Cruise Ship: Brilliance of the Seas
Cruise Destination: Mediterranean
Cruise Dates: July 8 - July 20, 2007
Guest Contributor: Thomas St. George
My wife and I booked a twelve-day Mediterranean cruise through Royal Caribbean (RCI) on the Brilliance of the Seas (Brilliance). We took our three grown children ages 23, 21, and 19, along with our youngest son who was 12. The cruise began on July 8, 2007 and ended on July 20, 2007.
We booked our flights through Royal Caribbean International. On the outbound flights we flew Air France. The usual evaluation of Air France is that the food is great and everything else is a maybe. Our trip tended to validate this opinion. The food was great and, unlike most United States carriers, alcoholic drinks were gratis in coach. The entertainment was also up to today's standards: There was a nice selection of movies, video games, flight data, television shows, and news. However, significant issues deterred from the fine fare and viewing.
We left Los Angeles late, but the captain made up the time in-flight. Grateful to have plenty of time to catch our connection to Barcelona, we gleefully prepared to disembark our Boeing 777 upon arrival to Charles D'Gaulle Airport. Unfortunately, there were no open gates, which meant we sat on the tarmac. Fifteen minutes later a gate opened up. Once at the gate we all stood up, as passengers leaving planes tend to do---and we waited. After ten minutes we were told that the gangway had broken. Thirty minutes later, the problem was rectified, but time was now more critical. In the airport we discovered that Air France operated many terminals, none of which were connected. Thus, we asked for directions. Following the pointing finger of a Frenchmen, we hopped on what we hoped was the appropriate train to head to another terminal. Yet when we read the signs, it was obvious the train we were on was not bound for anywhere we wanted to go. Back off the train, mildly panicked, we looked for a friendlier Frenchmen and new directions. This time we were told to get on a bus, which we dutifully did. Thankfully, the bus was the right one and we made it to our gate. When we arrived it was obvious that there was a large, angry crowd at the gate. The flight was not only late, but it could not come to this gate; we were to be bussed out to a runway-holding area for boarding. Before we were allowed on the bus, we needed to show our tickets. Oops, in Los Angeles the ticket agent forgot to stamp my boarding pass for the connection to Barcelona. Consequently, I was informed that, while my family could board, my boarding pass was not valid because it was not stamped. Air France demanded my ticket, but thanks to RCI only giving E-tickets, and not the kind that used to get people on to the good rides at Disneyland, I could only show them my empty pockets. Whether it was the empty pockets or my pathetic, American-traveler act, they eventually acquiesced and allowed me to join my family.
In time our plane arrived, and soon we were winging our way to Barcelona. This time the doors opened, and we made our way to the luggage carousel (with all the implied double meaning that word brings). The luggage took forever to arrive, and it was never quite clear which of the ten carousels were to be used. Thankfully, oh so thankfully, all twelve pieces arrived. We learned later that one of our neighbors on the ship did not get any of their luggage; it never came to the ship, and they were told that it was going to be months before it arrived. Thank you Air France for having pity on my family.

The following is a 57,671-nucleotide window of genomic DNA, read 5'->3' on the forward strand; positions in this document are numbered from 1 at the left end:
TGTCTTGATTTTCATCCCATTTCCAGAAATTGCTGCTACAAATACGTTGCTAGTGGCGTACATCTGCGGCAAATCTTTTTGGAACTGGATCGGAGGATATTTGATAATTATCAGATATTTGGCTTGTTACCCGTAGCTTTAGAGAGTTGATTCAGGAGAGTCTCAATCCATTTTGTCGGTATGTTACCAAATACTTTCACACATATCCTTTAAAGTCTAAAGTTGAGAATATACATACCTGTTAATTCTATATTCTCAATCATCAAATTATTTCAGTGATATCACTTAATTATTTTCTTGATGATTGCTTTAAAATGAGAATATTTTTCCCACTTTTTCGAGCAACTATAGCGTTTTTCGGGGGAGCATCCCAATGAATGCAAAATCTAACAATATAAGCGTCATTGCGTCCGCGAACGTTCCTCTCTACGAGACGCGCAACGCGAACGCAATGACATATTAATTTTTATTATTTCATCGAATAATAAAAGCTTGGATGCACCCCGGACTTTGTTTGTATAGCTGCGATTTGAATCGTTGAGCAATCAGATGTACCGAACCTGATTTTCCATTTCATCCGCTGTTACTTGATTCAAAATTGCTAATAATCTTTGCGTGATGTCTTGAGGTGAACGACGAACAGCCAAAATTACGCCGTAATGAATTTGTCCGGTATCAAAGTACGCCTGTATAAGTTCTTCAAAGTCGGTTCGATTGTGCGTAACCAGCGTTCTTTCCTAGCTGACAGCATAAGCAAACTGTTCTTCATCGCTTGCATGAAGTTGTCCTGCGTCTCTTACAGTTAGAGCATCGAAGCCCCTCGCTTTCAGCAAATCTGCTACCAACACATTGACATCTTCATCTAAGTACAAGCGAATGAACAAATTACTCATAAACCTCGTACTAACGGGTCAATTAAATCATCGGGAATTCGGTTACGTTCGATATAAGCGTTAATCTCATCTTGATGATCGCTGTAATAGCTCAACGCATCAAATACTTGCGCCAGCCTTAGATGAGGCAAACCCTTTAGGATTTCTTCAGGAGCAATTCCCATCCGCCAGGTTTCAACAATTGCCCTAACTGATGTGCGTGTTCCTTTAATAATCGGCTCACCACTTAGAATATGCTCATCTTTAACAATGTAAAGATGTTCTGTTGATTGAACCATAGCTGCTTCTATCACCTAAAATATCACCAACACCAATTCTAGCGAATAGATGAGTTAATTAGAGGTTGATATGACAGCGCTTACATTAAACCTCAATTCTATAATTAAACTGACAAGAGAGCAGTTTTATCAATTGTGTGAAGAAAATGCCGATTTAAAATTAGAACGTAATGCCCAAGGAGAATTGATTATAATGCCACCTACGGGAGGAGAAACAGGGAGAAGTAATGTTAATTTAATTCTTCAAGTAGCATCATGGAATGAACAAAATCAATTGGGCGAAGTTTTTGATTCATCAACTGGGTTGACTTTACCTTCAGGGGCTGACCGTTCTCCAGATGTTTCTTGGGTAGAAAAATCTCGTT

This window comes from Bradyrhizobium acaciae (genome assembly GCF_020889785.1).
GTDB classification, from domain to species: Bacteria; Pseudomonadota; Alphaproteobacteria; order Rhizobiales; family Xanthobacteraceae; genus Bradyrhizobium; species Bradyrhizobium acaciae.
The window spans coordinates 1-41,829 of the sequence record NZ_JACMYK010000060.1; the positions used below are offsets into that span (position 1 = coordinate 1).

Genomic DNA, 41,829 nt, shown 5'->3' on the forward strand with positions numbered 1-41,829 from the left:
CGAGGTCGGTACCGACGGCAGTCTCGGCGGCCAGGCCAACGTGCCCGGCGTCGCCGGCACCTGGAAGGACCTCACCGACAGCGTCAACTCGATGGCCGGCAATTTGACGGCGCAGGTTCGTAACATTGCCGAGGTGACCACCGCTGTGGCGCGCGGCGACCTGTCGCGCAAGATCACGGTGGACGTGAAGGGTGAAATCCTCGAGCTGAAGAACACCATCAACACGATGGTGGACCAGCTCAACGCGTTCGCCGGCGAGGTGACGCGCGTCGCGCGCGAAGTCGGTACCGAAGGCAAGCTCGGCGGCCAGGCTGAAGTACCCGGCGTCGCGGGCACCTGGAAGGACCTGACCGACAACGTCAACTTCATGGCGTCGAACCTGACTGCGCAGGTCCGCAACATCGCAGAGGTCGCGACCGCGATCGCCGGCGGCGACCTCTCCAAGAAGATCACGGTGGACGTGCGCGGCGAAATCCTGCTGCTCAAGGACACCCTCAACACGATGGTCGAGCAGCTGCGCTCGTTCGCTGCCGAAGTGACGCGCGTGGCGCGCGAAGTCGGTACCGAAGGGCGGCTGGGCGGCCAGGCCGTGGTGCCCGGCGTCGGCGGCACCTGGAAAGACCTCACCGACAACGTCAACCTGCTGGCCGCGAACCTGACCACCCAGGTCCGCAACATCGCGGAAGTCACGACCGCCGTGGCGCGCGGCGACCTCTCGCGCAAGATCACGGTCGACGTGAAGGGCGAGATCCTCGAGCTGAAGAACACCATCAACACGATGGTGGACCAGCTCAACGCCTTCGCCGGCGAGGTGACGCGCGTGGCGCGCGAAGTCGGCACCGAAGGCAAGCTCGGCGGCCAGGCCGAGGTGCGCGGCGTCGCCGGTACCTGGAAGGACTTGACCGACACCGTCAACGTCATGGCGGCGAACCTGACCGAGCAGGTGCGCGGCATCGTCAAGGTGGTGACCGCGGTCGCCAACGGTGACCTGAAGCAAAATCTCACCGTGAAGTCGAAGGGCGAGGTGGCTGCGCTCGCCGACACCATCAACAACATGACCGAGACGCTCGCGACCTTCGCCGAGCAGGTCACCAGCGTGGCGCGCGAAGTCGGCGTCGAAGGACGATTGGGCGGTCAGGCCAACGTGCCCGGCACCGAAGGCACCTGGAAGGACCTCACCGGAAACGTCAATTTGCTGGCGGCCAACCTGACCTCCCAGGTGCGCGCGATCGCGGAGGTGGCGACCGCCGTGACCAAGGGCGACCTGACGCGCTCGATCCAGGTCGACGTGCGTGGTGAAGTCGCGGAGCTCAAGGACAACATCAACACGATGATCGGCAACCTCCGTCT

Luggage in tow, we sought out the ubiquitous guys with the signs. Finding ours, we were put into a cab. After fifteen minutes, despite severe jetlag, it was clear that we were going in circles. I didn't know much Spanish, but I knew it was not a good sign when the driver said to his dispatcher, "Donde esta Hotel Diagonal Barcelona?" Several more dondes later we made it to the hotel. They had our rooms and were expecting us, which is good after a long transatlantic flight.
The Hotel Diagonal was clean and upscale. Our only issue was that the bathrooms were made of glass, and not the kind that become opaque with the flip of the switch. It was as if the designer had seen an article in Architectural Digest but failed to understand the entire concept. For the grown children a transparent bathroom was more family bonding than they had bargained for, but it was a minor problem. The next day we were picked up by our RCI-arranged connection. The connection was on time. We quickly made it through the ship's check in (ten minutes). Note: Be prepared, RCI does take your passports at check in and does not return them until the end of the cruise. I definitely had a problem with this, but what can you do? As with most cruises, a sea pass card served as passengers' identification on the ship and was issued to each passenger before boarding. RCI recommended that we use our driver's licenses as identification when ashore.
Once on the ship, we went to guest relations in order to get Internet for one son, and a soda wrist band for the other. We opted not to get Internet in the room, because we were told by guest relations that it was too slow to be useful. Instead, we took a 150 minute Internet connection ($50), which was accessed through RC's computers or on our own. This connection proved quick enough for my son to communicate well with his office. The soda wrist band did not go so well (these bands gave a guest unlimited fountain sodas). There must have been a problem in communication, as we found out later the wrist band my son received was the standard children's identification wrist band. Thus, we had to sign him up a second time.
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